Steve Mower - August 2018
TIP -Get your repair kit ready and organized before you break your reading glasses.
Tips on how to take care of your eyeglasses
Temporarily repair broken eyeglasses, do basic adjustments, what not to do's, and etceteras...
Basic Care and Maintenance
I know that it can be very frustrating to have issues with your eyeglasses. I have been an Optician for over 25 years. I have heard it all, believe me. Here are some tips that I think you will find usefull-
When not on your face they should be in a case.< That's a period indicating "enough said".
Cleaners and Cloths
I recommend a good micro-fibre cloth and a good eyeglass cleaning solution. You can use the cloth in a pinch to remove fingerprints. For a more thourough cleaning, the cleaning solution with a soft piece of tissue works the best.
You can wash the cleaning cloth in the laundry. Do not use fabric softener as it leaves a residue on the cloth that reduces its effectiveness.
What not to use
No harsh products like Windex or anything with strong chemicals. If you get something like say, paint on your eyeglass lenses, you can use alcohol. (Ethyl, or Isopropyl, available at your local drug store) but I do not recommend that you use alcohol all the time as it can discolor the frame and can wear down lens coatings.
Your supposedly clean T-shirt. Just because you grabbed your favorite T-shirt out of the laundry this morning does not mean that it is good to use for cleaning your specs! Do you know what dust is? Dust is what is left over after the universe has spent 14 billion years grinding reality down to very small bits. These little bits could be made of really sharp diamond chunks for all you know! Think, people!
Weird Things to be Aware Of...
-"Aggh! Captn K! Wha hav ya doon to yer new dilitheum readers ya bampot?!"
Certain activities like, cooking, painting, carpentry, riding sandworms, etc... can effect your eyeglasses. For example, if you cook with oil and the oil splatters, it usually will drop down from above and can get on your lenses. Solution- wear a billed hat, like a baseball cap when you cooking with high heat oil. For activities like painting or sanding, where you get lots of paint spray or abrasive dust, use safety goggles over your eyeglasses. (But, you already knew that, right?)
Basic Adjustments that you can do-
(In my experience, people adjust their own glasses, in the exact opposite way they should be adjusted. For goodness sakes, just go to your local Optician and have an expert do it and tip them well!)
If you must adjust your glasses yourself, here are a few tips-
To tighten or loosen the temples, gently increase or decrease the bend at the temple end.
To raise or lower the glasses on your face- (If you have nose pads.) Gently push in or pull apart the nose pads in very small degrees. Just a little bit at a time, please. Getting the nose pads angled to fit your peculiar nose will require a special tool at your local Opticians shop.
If your glasses are crooked on your face, gently push down on the temple where it connects to the frame front, on the side that fits low on you. It probably wont work. Go to an Optician!!!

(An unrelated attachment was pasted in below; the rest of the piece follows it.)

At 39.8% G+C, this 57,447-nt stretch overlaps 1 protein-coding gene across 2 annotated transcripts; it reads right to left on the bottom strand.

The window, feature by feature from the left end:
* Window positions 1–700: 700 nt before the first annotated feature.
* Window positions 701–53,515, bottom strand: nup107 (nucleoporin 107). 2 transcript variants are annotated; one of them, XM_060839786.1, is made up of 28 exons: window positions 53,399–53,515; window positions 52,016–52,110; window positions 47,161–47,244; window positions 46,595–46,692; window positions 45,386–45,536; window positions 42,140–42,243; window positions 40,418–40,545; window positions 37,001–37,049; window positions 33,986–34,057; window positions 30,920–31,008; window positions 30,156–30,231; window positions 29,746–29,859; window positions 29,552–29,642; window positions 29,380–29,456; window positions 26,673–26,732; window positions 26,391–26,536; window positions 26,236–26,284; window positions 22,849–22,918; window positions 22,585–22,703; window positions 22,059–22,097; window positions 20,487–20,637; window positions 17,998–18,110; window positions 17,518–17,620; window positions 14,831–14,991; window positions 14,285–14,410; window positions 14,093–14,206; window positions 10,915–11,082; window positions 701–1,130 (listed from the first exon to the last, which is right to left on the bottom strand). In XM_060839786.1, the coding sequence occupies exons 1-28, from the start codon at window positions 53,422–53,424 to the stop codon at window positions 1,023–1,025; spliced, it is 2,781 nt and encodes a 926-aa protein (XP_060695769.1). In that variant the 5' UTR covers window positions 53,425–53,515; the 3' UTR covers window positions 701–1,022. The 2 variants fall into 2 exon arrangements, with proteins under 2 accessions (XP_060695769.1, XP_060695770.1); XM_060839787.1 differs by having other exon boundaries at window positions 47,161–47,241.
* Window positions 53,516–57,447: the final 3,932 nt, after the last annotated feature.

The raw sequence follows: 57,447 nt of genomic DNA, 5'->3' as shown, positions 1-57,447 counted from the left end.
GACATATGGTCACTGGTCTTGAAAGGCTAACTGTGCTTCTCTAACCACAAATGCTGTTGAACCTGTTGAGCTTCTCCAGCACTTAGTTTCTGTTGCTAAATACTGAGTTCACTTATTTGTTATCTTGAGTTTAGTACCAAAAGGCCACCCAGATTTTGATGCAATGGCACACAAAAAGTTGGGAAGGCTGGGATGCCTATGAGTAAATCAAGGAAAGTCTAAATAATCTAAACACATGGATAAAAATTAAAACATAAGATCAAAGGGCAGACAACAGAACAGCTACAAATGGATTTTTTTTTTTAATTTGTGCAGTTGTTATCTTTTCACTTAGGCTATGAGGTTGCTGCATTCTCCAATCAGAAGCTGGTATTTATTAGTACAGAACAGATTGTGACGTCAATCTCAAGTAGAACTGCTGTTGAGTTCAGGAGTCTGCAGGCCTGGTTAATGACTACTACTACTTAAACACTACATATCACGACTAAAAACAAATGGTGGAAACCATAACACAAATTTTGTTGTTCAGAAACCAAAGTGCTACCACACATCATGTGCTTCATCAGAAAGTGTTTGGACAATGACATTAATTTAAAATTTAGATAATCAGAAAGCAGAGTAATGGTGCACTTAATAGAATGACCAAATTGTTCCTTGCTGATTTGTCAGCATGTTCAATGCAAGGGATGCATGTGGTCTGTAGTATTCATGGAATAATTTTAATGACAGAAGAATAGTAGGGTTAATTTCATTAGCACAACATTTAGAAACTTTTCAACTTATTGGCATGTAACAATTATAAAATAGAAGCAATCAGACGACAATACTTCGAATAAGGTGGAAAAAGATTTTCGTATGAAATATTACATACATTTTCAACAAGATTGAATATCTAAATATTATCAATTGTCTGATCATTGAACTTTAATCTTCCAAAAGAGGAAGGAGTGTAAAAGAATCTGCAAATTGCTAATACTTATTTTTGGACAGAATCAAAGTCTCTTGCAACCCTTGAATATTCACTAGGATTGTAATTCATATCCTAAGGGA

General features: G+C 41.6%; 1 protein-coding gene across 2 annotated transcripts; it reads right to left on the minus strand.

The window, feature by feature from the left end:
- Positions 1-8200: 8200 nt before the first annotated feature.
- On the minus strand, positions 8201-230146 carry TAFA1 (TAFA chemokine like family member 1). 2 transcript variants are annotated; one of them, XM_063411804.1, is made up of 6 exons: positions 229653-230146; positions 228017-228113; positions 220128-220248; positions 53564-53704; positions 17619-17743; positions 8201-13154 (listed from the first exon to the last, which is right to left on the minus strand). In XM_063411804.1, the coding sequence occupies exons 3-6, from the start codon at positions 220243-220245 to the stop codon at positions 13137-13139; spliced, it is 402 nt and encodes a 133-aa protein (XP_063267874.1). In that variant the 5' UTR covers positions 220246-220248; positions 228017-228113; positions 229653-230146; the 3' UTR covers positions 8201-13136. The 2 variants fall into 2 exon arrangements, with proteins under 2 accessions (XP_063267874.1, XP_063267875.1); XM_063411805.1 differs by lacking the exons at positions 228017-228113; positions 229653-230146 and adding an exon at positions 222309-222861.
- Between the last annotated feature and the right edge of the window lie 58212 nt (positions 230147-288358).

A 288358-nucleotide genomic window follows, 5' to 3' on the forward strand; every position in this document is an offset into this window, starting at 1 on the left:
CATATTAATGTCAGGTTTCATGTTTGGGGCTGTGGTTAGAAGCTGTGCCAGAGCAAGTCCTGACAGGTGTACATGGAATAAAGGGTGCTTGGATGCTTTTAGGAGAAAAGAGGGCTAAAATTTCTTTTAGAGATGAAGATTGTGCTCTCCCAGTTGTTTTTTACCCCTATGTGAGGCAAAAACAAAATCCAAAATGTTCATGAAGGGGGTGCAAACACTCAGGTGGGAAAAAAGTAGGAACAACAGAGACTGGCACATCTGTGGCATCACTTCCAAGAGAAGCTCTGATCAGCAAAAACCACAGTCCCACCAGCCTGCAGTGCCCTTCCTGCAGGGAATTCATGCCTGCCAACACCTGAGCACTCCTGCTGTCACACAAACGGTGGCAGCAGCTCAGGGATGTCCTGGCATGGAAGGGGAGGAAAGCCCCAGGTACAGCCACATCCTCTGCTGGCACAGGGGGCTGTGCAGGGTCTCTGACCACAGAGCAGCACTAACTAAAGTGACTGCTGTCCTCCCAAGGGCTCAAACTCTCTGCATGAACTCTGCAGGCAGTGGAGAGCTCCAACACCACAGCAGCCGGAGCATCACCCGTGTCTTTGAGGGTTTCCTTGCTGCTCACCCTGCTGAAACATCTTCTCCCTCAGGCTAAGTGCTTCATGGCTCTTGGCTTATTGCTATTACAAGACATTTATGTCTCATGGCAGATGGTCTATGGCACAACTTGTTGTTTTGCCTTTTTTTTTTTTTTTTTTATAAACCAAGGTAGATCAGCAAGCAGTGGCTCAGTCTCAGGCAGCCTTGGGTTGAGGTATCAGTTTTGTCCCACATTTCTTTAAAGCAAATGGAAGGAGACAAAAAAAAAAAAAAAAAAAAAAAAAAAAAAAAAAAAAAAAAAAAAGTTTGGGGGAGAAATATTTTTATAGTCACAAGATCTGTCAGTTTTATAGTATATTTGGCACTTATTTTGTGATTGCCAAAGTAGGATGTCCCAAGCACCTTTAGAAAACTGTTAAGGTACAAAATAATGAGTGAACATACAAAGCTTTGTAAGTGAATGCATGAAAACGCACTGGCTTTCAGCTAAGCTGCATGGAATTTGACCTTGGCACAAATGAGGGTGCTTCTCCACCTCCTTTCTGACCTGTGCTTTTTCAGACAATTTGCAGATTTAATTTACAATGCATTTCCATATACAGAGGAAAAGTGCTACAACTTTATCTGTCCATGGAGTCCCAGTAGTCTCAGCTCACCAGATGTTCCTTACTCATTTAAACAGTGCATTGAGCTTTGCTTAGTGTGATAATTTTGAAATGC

You can find eyeglass repair kits at your local drug store or Optician's shop. These are emergency repair kits. The screws included are usually too long. These kits are great to do emergency repairs and allow you to get to the Opticians shop where they can repair them properly.
Basic Repairs that you can do-
--"It worked! I hope this holds until I can pay off my student loans and can afford vision insurance!"
Say your temple comes off because the screw that holds it on has come out- here are a couple of good, temporary, quick fixes-
The Tooth-Pick Solution- Align the temple hinge holes with the frame front holes, and then- Take a wooden tooth-pick and push it into the holes until it stops. Break or clip off the excess. You should be ready to go.
The Twist-tie Solution- Take a twist-tie from a bag of bread or some such thing, and strip the paper off of it. Use the remaining thin wire to lace through the end piece holes and hinge holes until the temple feels fairly secure.
Tape- If it works, do it.
Super Glue- 99% of the time, super glue will not work, and will probably ruin your frame and/or lenses. Do. Not. Use. Super. Glue.
-Allow young children to get a hold of your eyeglasses.
-Allow dogs, cats, or pet monkeys to get a hold of your eyeglasses. Trust me on the monkeys one!
-Put your eyeglasses in your dishwasher. (Yes, I have seen this)
-Take your eyeglasses into the ocean, (or surfing, water skiing, parachuting, sailing, mixed martial arts fighting, cave diving.....) without a strap to hold them on. Prefferably a strap that can float.
Good quality eyeglass frames and lenses will last a very long time if you use common sense and take care of them properly. Most folks only have one pair of eyeglasses that they use all of the time, every day, all year-round. Consider that for a moment. Do you have one pair of shoes that you wear exclusively all the time? One shirt? Just sayin...
If you have old eyeglasses and don't know what to do with them, we have ideas for you...see this article-
Steve Mower is a licensed dispensing Optician and creator of Mojo BluBlock Tints. Steve has over 30 years experience in the optical field. He has been a optical retail manager and has consulted on progressive lens development. Steve has been offering unique reading glasses solutions on-line since 2010. Steve is a member of Opticians Association of Virginia and Opticians Association of America.